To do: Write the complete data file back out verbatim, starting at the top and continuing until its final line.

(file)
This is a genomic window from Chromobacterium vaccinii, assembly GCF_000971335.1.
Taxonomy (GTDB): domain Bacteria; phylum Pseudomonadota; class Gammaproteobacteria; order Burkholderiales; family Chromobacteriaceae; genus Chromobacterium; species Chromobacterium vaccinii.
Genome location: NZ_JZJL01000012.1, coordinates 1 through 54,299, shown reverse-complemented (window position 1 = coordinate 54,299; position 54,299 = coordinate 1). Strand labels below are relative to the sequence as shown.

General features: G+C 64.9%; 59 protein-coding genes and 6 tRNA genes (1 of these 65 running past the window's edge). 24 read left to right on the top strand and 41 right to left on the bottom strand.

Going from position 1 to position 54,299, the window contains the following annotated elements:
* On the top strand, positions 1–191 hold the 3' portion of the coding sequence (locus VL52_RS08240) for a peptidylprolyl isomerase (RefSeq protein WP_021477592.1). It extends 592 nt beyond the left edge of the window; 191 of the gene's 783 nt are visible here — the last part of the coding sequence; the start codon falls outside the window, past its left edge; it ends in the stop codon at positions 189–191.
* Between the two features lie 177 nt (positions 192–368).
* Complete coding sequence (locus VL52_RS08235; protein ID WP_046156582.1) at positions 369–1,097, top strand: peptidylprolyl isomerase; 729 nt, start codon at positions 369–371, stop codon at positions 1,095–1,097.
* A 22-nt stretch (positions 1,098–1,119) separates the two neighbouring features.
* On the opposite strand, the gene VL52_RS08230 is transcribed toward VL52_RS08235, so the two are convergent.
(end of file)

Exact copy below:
This is a genomic window from Chromobacterium vaccinii, assembly GCF_000971335.1.
Taxonomy (GTDB): domain Bacteria; phylum Pseudomonadota; class Gammaproteobacteria; order Burkholderiales; family Chromobacteriaceae; genus Chromobacterium; species Chromobacterium vaccinii.
Genome location: NZ_JZJL01000012.1, coordinates 1 through 54,299, shown reverse-complemented (window position 1 = coordinate 54,299; position 54,299 = coordinate 1). Strand labels below are relative to the sequence as shown.

General features: G+C 64.9%; 59 protein-coding genes and 6 tRNA genes (1 of these 65 running past the window's edge). 24 read left to right on the top strand and 41 right to left on the bottom strand.

Going from position 1 to position 54,299, the window contains the following annotated elements:
* On the top strand, positions 1–191 hold the 3' portion of the coding sequence (locus VL52_RS08240) for a peptidylprolyl isomerase (RefSeq protein WP_021477592.1). It extends 592 nt beyond the left edge of the window; 191 of the gene's 783 nt are visible here — the last part of the coding sequence; the start codon falls outside the window, past its left edge; it ends in the stop codon at positions 189–191.
* Between the two features lie 177 nt (positions 192–368).
* Complete coding sequence (locus VL52_RS08235; protein ID WP_046156582.1) at positions 369–1,097, top strand: peptidylprolyl isomerase; 729 nt, start codon at positions 369–371, stop codon at positions 1,095–1,097.
* A 22-nt stretch (positions 1,098–1,119) separates the two neighbouring features.
* On the opposite strand, the gene VL52_RS08230 is transcribed toward VL52_RS08235, so the two are convergent.